“I was shocked,” said Dave Spence, owner of Flex Nutrition on Decarie and Isabella. On May 29, he drove into work as he has been doing since 2002, “turned the corner and saw the ‘no-stopping’ signs. There’s no parking around here as it is. Customers won’t want to do business with you if there are no spaces.”

The borough had held public consultations on its bike plan, which was conceived with the help of Vélo Quebec, but didn’t go out of their way to publicize it. All the Decarie/Isabella merchants The Métropolitain spoke with said they never received an invitation to any such meeting. On May 28, Applebaum said no spaces on Isabella would be sacrificed. The very next day, no-stopping signs were posted, confusing merchants and customers alike. 

Morantz collected 500 signatures on a petition in the first 48 hours alone, in support of the restoration of all spots on Isabella. Morantz said he’s seen a slight reduction in business due to the new rules; Spence said there was a noticeable decline. Optometrists, notaries and others along the two-block stretch of Decarie complained it would be impossible for their clients to continue to use their services if the bike path were placed in a prime parking area.

“The city is promoting the use of public transit and active transport,” said councillor Marvin Rotrand, who represents the Snowdon district. “There has been increased investment in augmenting metro and bus service and the extension of the network of bike lanes.”

Rotrand said the decision to put the path on Isabella was taken by centre-city. The executive committee member responsible for urban planning and transport is André Lavallée, who was recently pictured with Applebaum inaugurating the borough’s new 12.4 km worth of paths. Fielding Ave. is among those who also saw parking spots taken away for the special lanes and residents there were just as displeased with the decision.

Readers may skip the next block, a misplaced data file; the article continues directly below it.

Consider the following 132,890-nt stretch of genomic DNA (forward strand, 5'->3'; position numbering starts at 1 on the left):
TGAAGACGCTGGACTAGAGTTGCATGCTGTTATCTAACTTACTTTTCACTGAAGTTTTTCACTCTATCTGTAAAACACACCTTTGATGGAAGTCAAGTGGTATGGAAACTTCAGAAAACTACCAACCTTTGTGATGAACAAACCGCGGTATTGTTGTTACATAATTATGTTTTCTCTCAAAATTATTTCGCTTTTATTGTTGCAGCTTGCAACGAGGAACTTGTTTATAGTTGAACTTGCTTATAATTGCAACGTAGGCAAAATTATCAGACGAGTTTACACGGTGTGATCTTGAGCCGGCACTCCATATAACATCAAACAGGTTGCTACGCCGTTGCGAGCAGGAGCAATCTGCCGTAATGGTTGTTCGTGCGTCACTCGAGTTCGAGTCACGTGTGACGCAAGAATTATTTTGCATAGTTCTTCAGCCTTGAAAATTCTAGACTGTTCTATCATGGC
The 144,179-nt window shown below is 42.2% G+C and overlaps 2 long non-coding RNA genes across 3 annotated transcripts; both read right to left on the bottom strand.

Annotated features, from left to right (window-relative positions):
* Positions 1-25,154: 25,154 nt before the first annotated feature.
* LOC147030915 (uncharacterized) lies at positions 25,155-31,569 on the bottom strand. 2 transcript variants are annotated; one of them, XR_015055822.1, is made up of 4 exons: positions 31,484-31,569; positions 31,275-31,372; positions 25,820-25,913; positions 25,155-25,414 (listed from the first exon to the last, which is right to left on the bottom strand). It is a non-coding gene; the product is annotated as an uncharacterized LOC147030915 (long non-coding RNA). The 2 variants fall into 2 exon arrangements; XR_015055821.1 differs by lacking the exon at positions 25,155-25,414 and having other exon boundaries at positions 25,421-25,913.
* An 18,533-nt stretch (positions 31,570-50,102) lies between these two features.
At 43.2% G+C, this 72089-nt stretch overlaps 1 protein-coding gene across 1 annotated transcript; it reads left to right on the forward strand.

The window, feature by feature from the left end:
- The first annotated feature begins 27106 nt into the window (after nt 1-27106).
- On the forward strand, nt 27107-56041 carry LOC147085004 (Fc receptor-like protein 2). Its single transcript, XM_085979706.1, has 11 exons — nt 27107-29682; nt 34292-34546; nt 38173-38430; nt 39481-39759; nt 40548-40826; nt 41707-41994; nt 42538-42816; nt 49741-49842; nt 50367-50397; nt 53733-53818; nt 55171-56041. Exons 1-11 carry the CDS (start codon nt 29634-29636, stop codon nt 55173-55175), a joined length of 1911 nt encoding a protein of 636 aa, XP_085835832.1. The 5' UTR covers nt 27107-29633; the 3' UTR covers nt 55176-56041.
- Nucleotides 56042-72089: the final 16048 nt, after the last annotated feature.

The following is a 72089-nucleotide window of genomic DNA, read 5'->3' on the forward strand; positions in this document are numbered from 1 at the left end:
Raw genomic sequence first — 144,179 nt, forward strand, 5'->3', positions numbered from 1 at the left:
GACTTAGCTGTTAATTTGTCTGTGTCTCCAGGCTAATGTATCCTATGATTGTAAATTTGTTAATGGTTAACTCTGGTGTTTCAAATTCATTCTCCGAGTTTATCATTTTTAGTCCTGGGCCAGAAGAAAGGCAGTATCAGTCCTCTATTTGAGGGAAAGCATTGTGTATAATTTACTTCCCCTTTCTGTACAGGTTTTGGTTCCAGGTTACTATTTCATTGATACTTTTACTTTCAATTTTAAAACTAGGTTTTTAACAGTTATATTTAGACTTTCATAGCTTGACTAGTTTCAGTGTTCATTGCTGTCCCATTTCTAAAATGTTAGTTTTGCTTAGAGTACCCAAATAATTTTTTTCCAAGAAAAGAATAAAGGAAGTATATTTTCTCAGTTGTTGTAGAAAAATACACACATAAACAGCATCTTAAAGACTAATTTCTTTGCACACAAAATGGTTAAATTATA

Earlier this month, about a dozen irate homeowners met with borough director Stéphane Plante and communications director Michel Therrien on the corner of Fielding and Cavendish Blvd. In terms of both safety and logistics, that path is also a horrible idea, the residents said.

“It’s very dangerous here. A girl died a few years ago,” said Guy Duchesne, who lives on Fielding. “I would never put a bike path here. It’s fast enough with car traffic. They’re putting kids in danger.” 

Dushesne was among the residents who Plante tried his best to calm, saying that the borough would look at a compromise. He also pointed out that the decision was a political one and civil servants were only following orders. Parking was eliminated on both sides of Fielding between West Broadway Ave. and Cote St. Luc Rd.

“If you want to have a debate on bike paths, it’s not with me that you should be speaking with,” Plante told residents, in lieu of Applebaum. “The validity of bike paths as a debate has been thrown out there. We are confident that a solution can be found.”

Spots were restored on Isabella just over one week after they were taken away. The prospect of a total reversal in policy is less likely for Fielding residents. 

The lanes do not resemble the de Maisonneuve Blvd. route, which is separated from car traffic by a concrete median. In some cases, the only way a driver or cyclist can tell that they’re on a “bike path” is if they see a logo spray-painted on the road every few metres. The route on Terrebonne Ave., for example, has no other safety measure in place; no solid lines nor any traffic-calming poles to separate cyclists from motorists.

“That’s how it works in a lot of areas in Montreal,” Applebaum said. “It’s just like reserved bus lanes. If it is painted there, it’s because it’s respecting the norms that permit a bicycle and also a car to circulate.”

Sticking to centre-city norms and policies just won’t cut it for some irate residents who don’t understand why cyclists are being given special treatment by the city.

“How are my tenants going to unload their groceries?” asked Roco Domenico, who has lived on Fielding since 1974, and now can’t park anywhere around his home. “$5,000 in taxes! This doesn’t allow me to stop in front of my home?”